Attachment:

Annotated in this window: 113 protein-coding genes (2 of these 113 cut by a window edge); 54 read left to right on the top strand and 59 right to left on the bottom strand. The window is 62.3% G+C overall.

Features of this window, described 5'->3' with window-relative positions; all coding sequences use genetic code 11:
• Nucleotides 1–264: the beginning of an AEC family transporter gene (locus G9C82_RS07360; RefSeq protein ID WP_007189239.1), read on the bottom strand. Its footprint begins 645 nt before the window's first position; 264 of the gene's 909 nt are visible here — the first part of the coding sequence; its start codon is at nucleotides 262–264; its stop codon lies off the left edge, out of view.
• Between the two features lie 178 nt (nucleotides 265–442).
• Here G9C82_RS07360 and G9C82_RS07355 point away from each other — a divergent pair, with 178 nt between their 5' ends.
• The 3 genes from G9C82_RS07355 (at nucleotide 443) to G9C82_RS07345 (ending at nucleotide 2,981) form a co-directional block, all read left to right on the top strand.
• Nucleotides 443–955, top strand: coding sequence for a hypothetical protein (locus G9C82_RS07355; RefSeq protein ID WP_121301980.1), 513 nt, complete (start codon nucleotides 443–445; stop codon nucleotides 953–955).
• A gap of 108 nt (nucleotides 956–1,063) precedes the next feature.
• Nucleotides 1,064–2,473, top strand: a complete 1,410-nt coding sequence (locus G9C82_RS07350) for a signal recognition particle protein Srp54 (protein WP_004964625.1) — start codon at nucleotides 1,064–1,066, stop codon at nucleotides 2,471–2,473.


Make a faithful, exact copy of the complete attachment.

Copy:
Annotated in this window: 113 protein-coding genes (2 of these 113 cut by a window edge); 54 read left to right on the top strand and 59 right to left on the bottom strand. The window is 62.3% G+C overall.

Features of this window, described 5'->3' with window-relative positions; all coding sequences use genetic code 11:
• Nucleotides 1–264: the beginning of an AEC family transporter gene (locus G9C82_RS07360; RefSeq protein ID WP_007189239.1), read on the bottom strand. Its footprint begins 645 nt before the window's first position; 264 of the gene's 909 nt are visible here — the first part of the coding sequence; its start codon is at nucleotides 262–264; its stop codon lies off the left edge, out of view.
• Between the two features lie 178 nt (nucleotides 265–442).
• Here G9C82_RS07360 and G9C82_RS07355 point away from each other — a divergent pair, with 178 nt between their 5' ends.
• The 3 genes from G9C82_RS07355 (at nucleotide 443) to G9C82_RS07345 (ending at nucleotide 2,981) form a co-directional block, all read left to right on the top strand.
• Nucleotides 443–955, top strand: coding sequence for a hypothetical protein (locus G9C82_RS07355; RefSeq protein ID WP_121301980.1), 513 nt, complete (start codon nucleotides 443–445; stop codon nucleotides 953–955).
• A gap of 108 nt (nucleotides 956–1,063) precedes the next feature.
• Nucleotides 1,064–2,473, top strand: a complete 1,410-nt coding sequence (locus G9C82_RS07350) for a signal recognition particle protein Srp54 (protein WP_004964625.1) — start codon at nucleotides 1,064–1,066, stop codon at nucleotides 2,471–2,473.